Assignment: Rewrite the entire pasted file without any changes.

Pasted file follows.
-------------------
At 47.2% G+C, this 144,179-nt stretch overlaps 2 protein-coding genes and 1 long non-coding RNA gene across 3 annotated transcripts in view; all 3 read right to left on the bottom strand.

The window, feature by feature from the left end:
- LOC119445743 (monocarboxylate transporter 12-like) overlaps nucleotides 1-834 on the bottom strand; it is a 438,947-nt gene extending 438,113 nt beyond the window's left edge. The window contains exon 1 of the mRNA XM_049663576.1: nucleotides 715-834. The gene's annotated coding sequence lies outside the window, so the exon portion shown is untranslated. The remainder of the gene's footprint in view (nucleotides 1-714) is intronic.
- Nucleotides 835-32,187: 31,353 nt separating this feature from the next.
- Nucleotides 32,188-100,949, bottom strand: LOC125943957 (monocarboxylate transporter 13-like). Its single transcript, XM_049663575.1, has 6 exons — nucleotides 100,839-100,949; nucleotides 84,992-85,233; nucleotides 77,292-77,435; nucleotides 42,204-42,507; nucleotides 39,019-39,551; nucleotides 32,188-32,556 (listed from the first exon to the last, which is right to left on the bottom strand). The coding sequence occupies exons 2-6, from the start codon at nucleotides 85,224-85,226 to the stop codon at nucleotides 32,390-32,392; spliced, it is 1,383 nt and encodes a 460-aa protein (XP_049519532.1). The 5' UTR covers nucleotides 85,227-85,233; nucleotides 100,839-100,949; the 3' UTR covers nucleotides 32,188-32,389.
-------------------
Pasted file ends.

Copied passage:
At 47.2% G+C, this 144,179-nt stretch overlaps 2 protein-coding genes and 1 long non-coding RNA gene across 3 annotated transcripts in view; all 3 read right to left on the bottom strand.

The window, feature by feature from the left end:
- LOC119445743 (monocarboxylate transporter 12-like) overlaps nucleotides 1-834 on the bottom strand; it is a 438,947-nt gene extending 438,113 nt beyond the window's left edge. The window contains exon 1 of the mRNA XM_049663576.1: nucleotides 715-834. The gene's annotated coding sequence lies outside the window, so the exon portion shown is untranslated. The remainder of the gene's footprint in view (nucleotides 1-714) is intronic.
- Nucleotides 835-32,187: 31,353 nt separating this feature from the next.
- Nucleotides 32,188-100,949, bottom strand: LOC125943957 (monocarboxylate transporter 13-like). Its single transcript, XM_049663575.1, has 6 exons — nucleotides 100,839-100,949; nucleotides 84,992-85,233; nucleotides 77,292-77,435; nucleotides 42,204-42,507; nucleotides 39,019-39,551; nucleotides 32,188-32,556 (listed from the first exon to the last, which is right to left on the bottom strand). The coding sequence occupies exons 2-6, from the start codon at nucleotides 85,224-85,226 to the stop codon at nucleotides 32,390-32,392; spliced, it is 1,383 nt and encodes a 460-aa protein (XP_049519532.1). The 5' UTR covers nucleotides 85,227-85,233; nucleotides 100,839-100,949; the 3' UTR covers nucleotides 32,188-32,389.